*Finance, Revenue and Bonding Committee


Bill No.:




Vote Date:


Vote Action:

Joint Favorable Substitute

PH Date:


File No.:


Introduced by:

Finance, Revenue and Bonding Committee


In an effort to increase legislative oversight of economic development programs in the state this proposal seeks to use DECD's annual report to the legislature and the auditors' regular and stand-alone audits to trigger legislative program reviews. The result of this legislation is aimed at providing a more in-depth and regulated auditory process of economic development programs in CT as well as increased transparency of financial assistance and tax incentives state agencies award to CT businesses.


Catherine Smith, Commissioner, Department of Economic & Community Development:

Commissioner Smith submitted testimony in support of HB 7316 on behalf of the Department of Economic & Community Development noting that this bill would include an evaluation of business assistance and tax incentive programs under DECD's purview, eliminate the duplicative triennial tax credit study DECD currently performs, and direct the Auditors of Public Accounts to conduct a performance audit of the evaluated programs and the report itself. She states that the mission of the DECD is to develop and implement strategies to increase the state's economic competitiveness. Their department will continue to make recommendations on whether the programs being evaluated should be continued, modified, or eliminated while providing the Auditor of Public Accounts an opportunity to review DECD's performance and the implementation of its programs under this bill. Because it builds upon the department's efforts to promote transparency and accountability of the state's economic development investments, tools and programs, DECD supports this legislation.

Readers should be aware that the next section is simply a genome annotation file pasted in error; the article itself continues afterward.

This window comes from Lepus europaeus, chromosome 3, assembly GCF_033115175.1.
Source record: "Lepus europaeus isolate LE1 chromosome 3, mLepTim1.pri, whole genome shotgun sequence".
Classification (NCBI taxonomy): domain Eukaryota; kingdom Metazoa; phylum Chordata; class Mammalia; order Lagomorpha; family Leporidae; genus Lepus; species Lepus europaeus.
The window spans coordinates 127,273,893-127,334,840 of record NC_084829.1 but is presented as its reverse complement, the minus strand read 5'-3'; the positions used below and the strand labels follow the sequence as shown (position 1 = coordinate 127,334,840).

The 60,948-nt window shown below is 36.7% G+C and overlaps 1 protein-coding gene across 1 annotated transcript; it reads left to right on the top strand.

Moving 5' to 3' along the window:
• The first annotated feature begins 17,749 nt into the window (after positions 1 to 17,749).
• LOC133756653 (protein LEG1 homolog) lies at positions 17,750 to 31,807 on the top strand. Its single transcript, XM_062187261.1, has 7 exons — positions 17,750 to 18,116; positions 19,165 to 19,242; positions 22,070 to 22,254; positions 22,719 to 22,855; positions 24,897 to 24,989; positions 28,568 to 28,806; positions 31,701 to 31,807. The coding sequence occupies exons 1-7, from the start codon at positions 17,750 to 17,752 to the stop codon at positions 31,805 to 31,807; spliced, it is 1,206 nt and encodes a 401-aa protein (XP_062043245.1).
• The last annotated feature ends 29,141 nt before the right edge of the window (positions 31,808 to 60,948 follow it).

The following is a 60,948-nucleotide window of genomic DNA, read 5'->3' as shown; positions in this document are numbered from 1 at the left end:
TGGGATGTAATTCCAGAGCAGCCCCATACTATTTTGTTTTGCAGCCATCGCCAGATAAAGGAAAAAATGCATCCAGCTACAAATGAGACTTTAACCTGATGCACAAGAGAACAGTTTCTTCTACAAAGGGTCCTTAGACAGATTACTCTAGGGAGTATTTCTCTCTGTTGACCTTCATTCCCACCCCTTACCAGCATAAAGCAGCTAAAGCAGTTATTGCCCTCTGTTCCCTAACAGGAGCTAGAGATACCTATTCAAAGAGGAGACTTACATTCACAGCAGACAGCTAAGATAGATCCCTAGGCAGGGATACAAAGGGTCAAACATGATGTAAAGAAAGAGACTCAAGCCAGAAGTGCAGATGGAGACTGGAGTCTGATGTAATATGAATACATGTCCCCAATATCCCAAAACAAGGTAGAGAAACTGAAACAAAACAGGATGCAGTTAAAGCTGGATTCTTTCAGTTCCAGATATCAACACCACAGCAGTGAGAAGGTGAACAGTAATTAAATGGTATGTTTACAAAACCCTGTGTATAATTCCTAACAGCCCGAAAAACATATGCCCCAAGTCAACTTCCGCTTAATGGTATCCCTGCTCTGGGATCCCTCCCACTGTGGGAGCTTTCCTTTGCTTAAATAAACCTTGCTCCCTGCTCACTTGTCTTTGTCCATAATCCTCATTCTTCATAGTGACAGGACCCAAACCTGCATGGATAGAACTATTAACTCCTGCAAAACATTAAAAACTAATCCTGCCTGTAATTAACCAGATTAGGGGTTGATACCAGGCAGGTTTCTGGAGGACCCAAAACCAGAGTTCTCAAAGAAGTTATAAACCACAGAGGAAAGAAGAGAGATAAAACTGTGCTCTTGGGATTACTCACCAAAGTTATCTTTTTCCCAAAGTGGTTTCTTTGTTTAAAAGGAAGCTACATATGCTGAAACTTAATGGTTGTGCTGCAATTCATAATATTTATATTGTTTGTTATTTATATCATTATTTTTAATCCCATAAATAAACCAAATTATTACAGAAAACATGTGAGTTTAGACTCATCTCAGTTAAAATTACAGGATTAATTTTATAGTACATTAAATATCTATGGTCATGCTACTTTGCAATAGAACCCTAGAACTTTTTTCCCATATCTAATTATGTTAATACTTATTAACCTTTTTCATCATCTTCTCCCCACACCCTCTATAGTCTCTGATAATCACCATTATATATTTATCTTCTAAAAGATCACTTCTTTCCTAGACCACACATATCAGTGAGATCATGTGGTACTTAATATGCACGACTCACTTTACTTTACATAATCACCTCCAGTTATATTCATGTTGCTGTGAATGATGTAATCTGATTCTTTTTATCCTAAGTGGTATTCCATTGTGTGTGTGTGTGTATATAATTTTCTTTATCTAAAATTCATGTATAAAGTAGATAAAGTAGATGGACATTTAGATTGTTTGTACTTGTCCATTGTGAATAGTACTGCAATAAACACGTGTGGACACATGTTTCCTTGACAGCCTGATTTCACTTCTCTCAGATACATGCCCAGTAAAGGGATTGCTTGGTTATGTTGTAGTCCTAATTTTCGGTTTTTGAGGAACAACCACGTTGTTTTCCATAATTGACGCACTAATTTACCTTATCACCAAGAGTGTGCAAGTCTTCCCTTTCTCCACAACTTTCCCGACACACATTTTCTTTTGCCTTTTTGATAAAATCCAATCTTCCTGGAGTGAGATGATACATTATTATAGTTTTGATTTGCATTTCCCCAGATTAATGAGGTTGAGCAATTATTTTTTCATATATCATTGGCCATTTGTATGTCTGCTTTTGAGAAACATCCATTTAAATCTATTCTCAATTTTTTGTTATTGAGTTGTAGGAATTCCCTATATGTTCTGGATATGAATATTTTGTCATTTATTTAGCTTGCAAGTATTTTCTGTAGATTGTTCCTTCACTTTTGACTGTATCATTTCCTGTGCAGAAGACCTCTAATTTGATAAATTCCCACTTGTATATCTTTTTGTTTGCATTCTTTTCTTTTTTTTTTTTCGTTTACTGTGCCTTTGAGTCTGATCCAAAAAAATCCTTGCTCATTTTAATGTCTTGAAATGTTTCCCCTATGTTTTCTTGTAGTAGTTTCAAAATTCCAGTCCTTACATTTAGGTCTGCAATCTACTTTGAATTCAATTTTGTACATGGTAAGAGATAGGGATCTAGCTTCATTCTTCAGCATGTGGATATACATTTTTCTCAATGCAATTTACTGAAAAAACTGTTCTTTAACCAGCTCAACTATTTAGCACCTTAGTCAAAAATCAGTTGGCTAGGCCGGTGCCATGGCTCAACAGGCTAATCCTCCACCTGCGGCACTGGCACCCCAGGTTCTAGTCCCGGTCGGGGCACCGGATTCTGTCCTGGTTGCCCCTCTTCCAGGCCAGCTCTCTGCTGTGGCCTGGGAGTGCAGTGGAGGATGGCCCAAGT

Kevin Lembo, Connecticut State Comptroller:

Comptroller Lembo testified in support of HB 7316 as he claims the changes proposed in this legislation will help our state make data-driven decisions about tax credit and abatement programs, ensuring that we are focusing state resources toward their highest and best use. He also notes that the state owes it to businesses and all taxpayers to fully analyze the return on investments that the state provides. The Comptroller also insists that removing unnecessary data requirements in the report will reduce the burden of producing the report while placing specific emphasis on the most relevant data for policy makers to make informed decisions about the future of business assistance and incentive programs.


William Buhler:

Mr. Buhler submitted testimony in support of HB 7316 as he believes evaluating the effectiveness of business tax incentives is a matter of common sense.

Joe Horvath, Assistant Policy Director, Yankee Institute for Public Policy:

Mr. Horvath submitted testimony in support of HB 7316 noting that this bill would provide state officials with the tools necessary for determining the effectiveness of state programs while increasing accountability and efficiency which will allow state government to operate based on results rather than assumptions.

Geralynn McGee, Statewide Legal Services Network:

On behalf of the statewide Legal Services Network, Ms. McGee submitted testimony in support of HB 7316, claiming the state misses opportunities to discover whether the economic incentives are productive or not due to the absence of an unbiased review of the program. It is her organizations belief that the state's policy priorities should reflect an awareness of the burden to low-income residents in Connecticut and willingness to invest in transitioning families out of poverty. She believes this bill will help the efficiency of the state's economic development programs so that more investments can be made to help those in poverty.